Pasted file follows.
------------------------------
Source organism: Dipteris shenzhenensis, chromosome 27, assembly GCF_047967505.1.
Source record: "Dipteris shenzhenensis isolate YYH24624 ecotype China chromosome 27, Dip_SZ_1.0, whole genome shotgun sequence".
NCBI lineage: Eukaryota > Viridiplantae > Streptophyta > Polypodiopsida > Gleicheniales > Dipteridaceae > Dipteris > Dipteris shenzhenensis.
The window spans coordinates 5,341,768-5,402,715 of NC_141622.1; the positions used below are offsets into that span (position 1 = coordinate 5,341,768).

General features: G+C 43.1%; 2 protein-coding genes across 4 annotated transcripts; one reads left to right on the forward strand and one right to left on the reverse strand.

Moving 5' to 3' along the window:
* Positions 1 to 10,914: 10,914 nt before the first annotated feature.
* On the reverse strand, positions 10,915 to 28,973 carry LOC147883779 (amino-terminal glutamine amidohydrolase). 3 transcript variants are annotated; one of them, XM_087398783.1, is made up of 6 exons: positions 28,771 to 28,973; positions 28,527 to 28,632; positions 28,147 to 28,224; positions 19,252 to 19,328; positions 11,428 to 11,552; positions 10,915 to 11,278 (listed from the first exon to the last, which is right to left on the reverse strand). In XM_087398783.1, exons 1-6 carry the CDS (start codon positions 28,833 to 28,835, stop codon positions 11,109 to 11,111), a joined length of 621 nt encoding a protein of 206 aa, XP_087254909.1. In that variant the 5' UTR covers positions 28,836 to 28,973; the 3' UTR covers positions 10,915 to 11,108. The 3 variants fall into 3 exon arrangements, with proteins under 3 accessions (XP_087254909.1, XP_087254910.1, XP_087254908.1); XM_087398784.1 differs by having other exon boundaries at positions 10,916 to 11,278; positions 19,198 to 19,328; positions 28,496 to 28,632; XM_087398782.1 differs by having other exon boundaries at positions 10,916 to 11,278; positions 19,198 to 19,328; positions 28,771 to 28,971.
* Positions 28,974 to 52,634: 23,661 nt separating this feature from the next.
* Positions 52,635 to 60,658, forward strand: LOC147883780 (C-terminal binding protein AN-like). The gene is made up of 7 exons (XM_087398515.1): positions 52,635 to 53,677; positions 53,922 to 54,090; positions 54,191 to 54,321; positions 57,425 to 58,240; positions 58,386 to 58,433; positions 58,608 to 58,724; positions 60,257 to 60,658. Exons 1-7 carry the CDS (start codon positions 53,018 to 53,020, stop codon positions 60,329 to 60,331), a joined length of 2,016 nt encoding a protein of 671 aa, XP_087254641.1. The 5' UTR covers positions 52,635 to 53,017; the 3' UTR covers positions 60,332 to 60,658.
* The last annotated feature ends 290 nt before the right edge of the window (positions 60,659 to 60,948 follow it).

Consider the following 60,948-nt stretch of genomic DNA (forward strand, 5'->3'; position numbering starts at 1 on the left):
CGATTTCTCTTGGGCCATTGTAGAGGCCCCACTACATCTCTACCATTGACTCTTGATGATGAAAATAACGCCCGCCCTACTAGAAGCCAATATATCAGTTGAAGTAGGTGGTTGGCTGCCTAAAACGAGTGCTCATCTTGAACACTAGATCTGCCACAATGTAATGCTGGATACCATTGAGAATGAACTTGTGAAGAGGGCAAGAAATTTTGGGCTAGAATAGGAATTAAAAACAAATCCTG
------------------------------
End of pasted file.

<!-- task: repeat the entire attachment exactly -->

Source organism: Dipteris shenzhenensis, chromosome 27, assembly GCF_047967505.1.
Source record: "Dipteris shenzhenensis isolate YYH24624 ecotype China chromosome 27, Dip_SZ_1.0, whole genome shotgun sequence".
NCBI lineage: Eukaryota > Viridiplantae > Streptophyta > Polypodiopsida > Gleicheniales > Dipteridaceae > Dipteris > Dipteris shenzhenensis.
The window spans coordinates 5,341,768-5,402,715 of NC_141622.1; the positions used below are offsets into that span (position 1 = coordinate 5,341,768).

General features: G+C 43.1%; 2 protein-coding genes across 4 annotated transcripts; one reads left to right on the forward strand and one right to left on the reverse strand.

Moving 5' to 3' along the window:
* Positions 1 to 10,914: 10,914 nt before the first annotated feature.
* On the reverse strand, positions 10,915 to 28,973 carry LOC147883779 (amino-terminal glutamine amidohydrolase). 3 transcript variants are annotated; one of them, XM_087398783.1, is made up of 6 exons: positions 28,771 to 28,973; positions 28,527 to 28,632; positions 28,147 to 28,224; positions 19,252 to 19,328; positions 11,428 to 11,552; positions 10,915 to 11,278 (listed from the first exon to the last, which is right to left on the reverse strand). In XM_087398783.1, exons 1-6 carry the CDS (start codon positions 28,833 to 28,835, stop codon positions 11,109 to 11,111), a joined length of 621 nt encoding a protein of 206 aa, XP_087254909.1. In that variant the 5' UTR covers positions 28,836 to 28,973; the 3' UTR covers positions 10,915 to 11,108. The 3 variants fall into 3 exon arrangements, with proteins under 3 accessions (XP_087254909.1, XP_087254910.1, XP_087254908.1); XM_087398784.1 differs by having other exon boundaries at positions 10,916 to 11,278; positions 19,198 to 19,328; positions 28,496 to 28,632; XM_087398782.1 differs by having other exon boundaries at positions 10,916 to 11,278; positions 19,198 to 19,328; positions 28,771 to 28,971.
* Positions 28,974 to 52,634: 23,661 nt separating this feature from the next.
* Positions 52,635 to 60,658, forward strand: LOC147883780 (C-terminal binding protein AN-like). The gene is made up of 7 exons (XM_087398515.1): positions 52,635 to 53,677; positions 53,922 to 54,090; positions 54,191 to 54,321; positions 57,425 to 58,240; positions 58,386 to 58,433; positions 58,608 to 58,724; positions 60,257 to 60,658. Exons 1-7 carry the CDS (start codon positions 53,018 to 53,020, stop codon positions 60,329 to 60,331), a joined length of 2,016 nt encoding a protein of 671 aa, XP_087254641.1. The 5' UTR covers positions 52,635 to 53,017; the 3' UTR covers positions 60,332 to 60,658.
* The last annotated feature ends 290 nt before the right edge of the window (positions 60,659 to 60,948 follow it).

Consider the following 60,948-nt stretch of genomic DNA (forward strand, 5'->3'; position numbering starts at 1 on the left):
CGATTTCTCTTGGGCCATTGTAGAGGCCCCACTACATCTCTACCATTGACTCTTGATGATGAAAATAACGCCCGCCCTACTAGAAGCCAATATATCAGTTGAAGTAGGTGGTTGGCTGCCTAAAACGAGTGCTCATCTTGAACACTAGATCTGCCACAATGTAATGCTGGATACCATTGAGAATGAACTTGTGAAGAGGGCAAGAAATTTTGGGCTAGAATAGGAATTAAAAACAAATCCTG